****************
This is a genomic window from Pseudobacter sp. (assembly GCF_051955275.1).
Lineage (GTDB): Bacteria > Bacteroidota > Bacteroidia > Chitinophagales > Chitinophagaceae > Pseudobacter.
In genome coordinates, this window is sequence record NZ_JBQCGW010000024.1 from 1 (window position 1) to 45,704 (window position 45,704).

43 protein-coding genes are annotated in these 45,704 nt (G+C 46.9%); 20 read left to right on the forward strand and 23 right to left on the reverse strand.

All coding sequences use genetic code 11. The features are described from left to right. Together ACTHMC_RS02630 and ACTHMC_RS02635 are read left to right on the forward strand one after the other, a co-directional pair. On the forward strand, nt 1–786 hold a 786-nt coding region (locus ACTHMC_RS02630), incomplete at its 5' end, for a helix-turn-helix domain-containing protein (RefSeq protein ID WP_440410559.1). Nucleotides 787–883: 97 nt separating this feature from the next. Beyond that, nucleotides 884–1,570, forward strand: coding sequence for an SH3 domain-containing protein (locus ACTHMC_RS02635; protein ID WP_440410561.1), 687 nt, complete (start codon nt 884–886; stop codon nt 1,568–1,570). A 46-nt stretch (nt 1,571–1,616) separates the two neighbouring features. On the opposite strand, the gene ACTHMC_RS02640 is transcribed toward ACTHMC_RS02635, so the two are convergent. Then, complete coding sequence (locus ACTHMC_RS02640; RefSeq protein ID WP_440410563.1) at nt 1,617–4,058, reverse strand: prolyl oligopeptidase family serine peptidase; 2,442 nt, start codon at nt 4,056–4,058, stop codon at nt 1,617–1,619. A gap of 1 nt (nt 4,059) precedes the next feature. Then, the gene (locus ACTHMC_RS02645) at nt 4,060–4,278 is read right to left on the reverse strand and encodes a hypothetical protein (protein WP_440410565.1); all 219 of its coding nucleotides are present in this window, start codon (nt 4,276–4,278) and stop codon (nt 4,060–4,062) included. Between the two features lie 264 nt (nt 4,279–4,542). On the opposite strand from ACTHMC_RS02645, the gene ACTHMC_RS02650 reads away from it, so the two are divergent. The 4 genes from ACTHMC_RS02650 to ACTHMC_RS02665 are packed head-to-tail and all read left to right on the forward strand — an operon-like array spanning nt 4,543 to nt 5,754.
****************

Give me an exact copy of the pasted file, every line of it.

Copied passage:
This is a genomic window from Pseudobacter sp. (assembly GCF_051955275.1).
Lineage (GTDB): Bacteria > Bacteroidota > Bacteroidia > Chitinophagales > Chitinophagaceae > Pseudobacter.
In genome coordinates, this window is sequence record NZ_JBQCGW010000024.1 from 1 (window position 1) to 45,704 (window position 45,704).

43 protein-coding genes are annotated in these 45,704 nt (G+C 46.9%); 20 read left to right on the forward strand and 23 right to left on the reverse strand.

All coding sequences use genetic code 11. The features are described from left to right. Together ACTHMC_RS02630 and ACTHMC_RS02635 are read left to right on the forward strand one after the other, a co-directional pair. On the forward strand, nt 1–786 hold a 786-nt coding region (locus ACTHMC_RS02630), incomplete at its 5' end, for a helix-turn-helix domain-containing protein (RefSeq protein ID WP_440410559.1). Nucleotides 787–883: 97 nt separating this feature from the next. Beyond that, nucleotides 884–1,570, forward strand: coding sequence for an SH3 domain-containing protein (locus ACTHMC_RS02635; protein ID WP_440410561.1), 687 nt, complete (start codon nt 884–886; stop codon nt 1,568–1,570). A 46-nt stretch (nt 1,571–1,616) separates the two neighbouring features. On the opposite strand, the gene ACTHMC_RS02640 is transcribed toward ACTHMC_RS02635, so the two are convergent. Then, complete coding sequence (locus ACTHMC_RS02640; RefSeq protein ID WP_440410563.1) at nt 1,617–4,058, reverse strand: prolyl oligopeptidase family serine peptidase; 2,442 nt, start codon at nt 4,056–4,058, stop codon at nt 1,617–1,619. A gap of 1 nt (nt 4,059) precedes the next feature. Then, the gene (locus ACTHMC_RS02645) at nt 4,060–4,278 is read right to left on the reverse strand and encodes a hypothetical protein (protein WP_440410565.1); all 219 of its coding nucleotides are present in this window, start codon (nt 4,276–4,278) and stop codon (nt 4,060–4,062) included. Between the two features lie 264 nt (nt 4,279–4,542). On the opposite strand from ACTHMC_RS02645, the gene ACTHMC_RS02650 reads away from it, so the two are divergent. The 4 genes from ACTHMC_RS02650 to ACTHMC_RS02665 are packed head-to-tail and all read left to right on the forward strand — an operon-like array spanning nt 4,543 to nt 5,754.